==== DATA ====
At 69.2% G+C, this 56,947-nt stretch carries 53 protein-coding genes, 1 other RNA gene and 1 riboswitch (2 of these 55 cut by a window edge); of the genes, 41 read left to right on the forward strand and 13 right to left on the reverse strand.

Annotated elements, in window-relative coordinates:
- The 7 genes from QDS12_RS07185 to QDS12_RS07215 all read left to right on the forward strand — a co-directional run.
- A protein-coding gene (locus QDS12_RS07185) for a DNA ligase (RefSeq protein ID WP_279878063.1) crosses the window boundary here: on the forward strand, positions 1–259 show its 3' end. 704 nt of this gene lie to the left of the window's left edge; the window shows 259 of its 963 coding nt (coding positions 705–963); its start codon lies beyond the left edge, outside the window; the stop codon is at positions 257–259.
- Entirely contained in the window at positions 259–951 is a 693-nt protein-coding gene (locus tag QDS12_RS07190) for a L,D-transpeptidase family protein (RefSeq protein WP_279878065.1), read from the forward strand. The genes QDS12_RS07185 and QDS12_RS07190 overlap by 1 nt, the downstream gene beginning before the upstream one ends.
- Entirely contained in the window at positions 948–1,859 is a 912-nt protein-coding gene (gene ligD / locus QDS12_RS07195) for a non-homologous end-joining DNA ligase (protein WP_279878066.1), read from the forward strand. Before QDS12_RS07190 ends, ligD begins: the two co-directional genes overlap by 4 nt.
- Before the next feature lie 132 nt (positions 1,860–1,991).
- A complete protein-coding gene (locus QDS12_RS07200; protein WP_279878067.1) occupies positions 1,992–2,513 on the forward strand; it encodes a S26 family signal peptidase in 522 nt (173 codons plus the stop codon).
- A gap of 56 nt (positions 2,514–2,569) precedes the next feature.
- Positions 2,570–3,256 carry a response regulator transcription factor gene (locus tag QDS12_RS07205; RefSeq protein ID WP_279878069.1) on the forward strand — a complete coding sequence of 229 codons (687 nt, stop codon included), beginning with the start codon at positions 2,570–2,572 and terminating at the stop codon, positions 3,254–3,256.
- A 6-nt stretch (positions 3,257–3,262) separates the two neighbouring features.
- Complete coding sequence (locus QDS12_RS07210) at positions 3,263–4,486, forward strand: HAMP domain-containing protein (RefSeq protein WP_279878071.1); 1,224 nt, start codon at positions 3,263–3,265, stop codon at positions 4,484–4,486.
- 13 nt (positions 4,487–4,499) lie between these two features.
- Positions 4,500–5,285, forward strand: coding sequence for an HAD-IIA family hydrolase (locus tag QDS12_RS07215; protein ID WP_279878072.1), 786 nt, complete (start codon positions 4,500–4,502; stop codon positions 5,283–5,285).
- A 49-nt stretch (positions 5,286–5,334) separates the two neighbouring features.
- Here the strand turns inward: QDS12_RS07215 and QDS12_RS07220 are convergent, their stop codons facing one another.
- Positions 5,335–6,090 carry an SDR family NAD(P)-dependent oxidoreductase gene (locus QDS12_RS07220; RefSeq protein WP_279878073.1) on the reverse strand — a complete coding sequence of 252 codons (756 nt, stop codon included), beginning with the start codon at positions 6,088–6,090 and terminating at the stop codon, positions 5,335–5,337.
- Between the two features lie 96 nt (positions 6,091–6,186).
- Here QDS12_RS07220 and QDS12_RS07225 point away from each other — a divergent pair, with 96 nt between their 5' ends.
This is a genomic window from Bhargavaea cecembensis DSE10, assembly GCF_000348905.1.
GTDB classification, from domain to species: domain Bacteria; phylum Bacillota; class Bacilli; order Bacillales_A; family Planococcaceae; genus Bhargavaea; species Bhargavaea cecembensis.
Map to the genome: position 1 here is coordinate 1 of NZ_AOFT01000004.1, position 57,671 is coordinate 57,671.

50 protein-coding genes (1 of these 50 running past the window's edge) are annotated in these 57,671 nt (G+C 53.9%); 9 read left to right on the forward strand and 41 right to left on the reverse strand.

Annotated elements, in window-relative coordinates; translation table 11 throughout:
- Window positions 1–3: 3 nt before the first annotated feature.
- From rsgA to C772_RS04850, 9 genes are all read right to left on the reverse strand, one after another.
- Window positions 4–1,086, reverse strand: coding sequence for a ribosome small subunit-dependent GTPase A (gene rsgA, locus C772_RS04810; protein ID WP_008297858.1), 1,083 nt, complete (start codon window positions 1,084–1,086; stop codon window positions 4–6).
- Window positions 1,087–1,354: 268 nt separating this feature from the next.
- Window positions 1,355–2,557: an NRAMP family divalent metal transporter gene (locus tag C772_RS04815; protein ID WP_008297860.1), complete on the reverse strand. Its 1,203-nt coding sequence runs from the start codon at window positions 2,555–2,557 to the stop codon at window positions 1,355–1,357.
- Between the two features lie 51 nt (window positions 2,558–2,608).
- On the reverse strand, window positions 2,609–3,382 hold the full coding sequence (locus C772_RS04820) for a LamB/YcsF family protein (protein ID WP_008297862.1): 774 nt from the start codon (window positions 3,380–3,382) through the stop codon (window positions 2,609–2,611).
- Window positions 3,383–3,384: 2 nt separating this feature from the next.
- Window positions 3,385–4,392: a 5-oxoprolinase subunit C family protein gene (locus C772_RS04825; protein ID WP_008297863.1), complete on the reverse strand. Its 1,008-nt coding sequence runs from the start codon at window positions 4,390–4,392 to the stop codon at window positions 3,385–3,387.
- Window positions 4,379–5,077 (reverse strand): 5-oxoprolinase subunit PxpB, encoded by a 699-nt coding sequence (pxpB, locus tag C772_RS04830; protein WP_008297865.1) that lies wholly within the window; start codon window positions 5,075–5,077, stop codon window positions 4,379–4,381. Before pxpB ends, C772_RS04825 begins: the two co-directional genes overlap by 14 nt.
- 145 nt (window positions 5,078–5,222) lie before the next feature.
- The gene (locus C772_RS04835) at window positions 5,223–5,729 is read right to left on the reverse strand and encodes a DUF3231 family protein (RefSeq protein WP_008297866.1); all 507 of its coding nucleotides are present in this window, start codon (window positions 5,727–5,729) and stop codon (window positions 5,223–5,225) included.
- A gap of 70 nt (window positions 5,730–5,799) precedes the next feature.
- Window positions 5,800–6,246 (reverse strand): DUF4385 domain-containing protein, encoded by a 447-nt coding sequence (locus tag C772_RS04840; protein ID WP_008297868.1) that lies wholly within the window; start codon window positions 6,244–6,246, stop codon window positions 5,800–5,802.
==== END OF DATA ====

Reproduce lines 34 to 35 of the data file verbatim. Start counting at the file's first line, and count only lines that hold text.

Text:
- Window positions 4,379–5,077 (reverse strand): 5-oxoprolinase subunit PxpB, encoded by a 699-nt coding sequence (pxpB, locus tag C772_RS04830; protein WP_008297865.1) that lies wholly within the window; start codon window positions 5,075–5,077, stop codon window positions 4,379–4,381. Before pxpB ends, C772_RS04825 begins: the two co-directional genes overlap by 14 nt.
- 145 nt (window positions 5,078–5,222) lie before the next feature.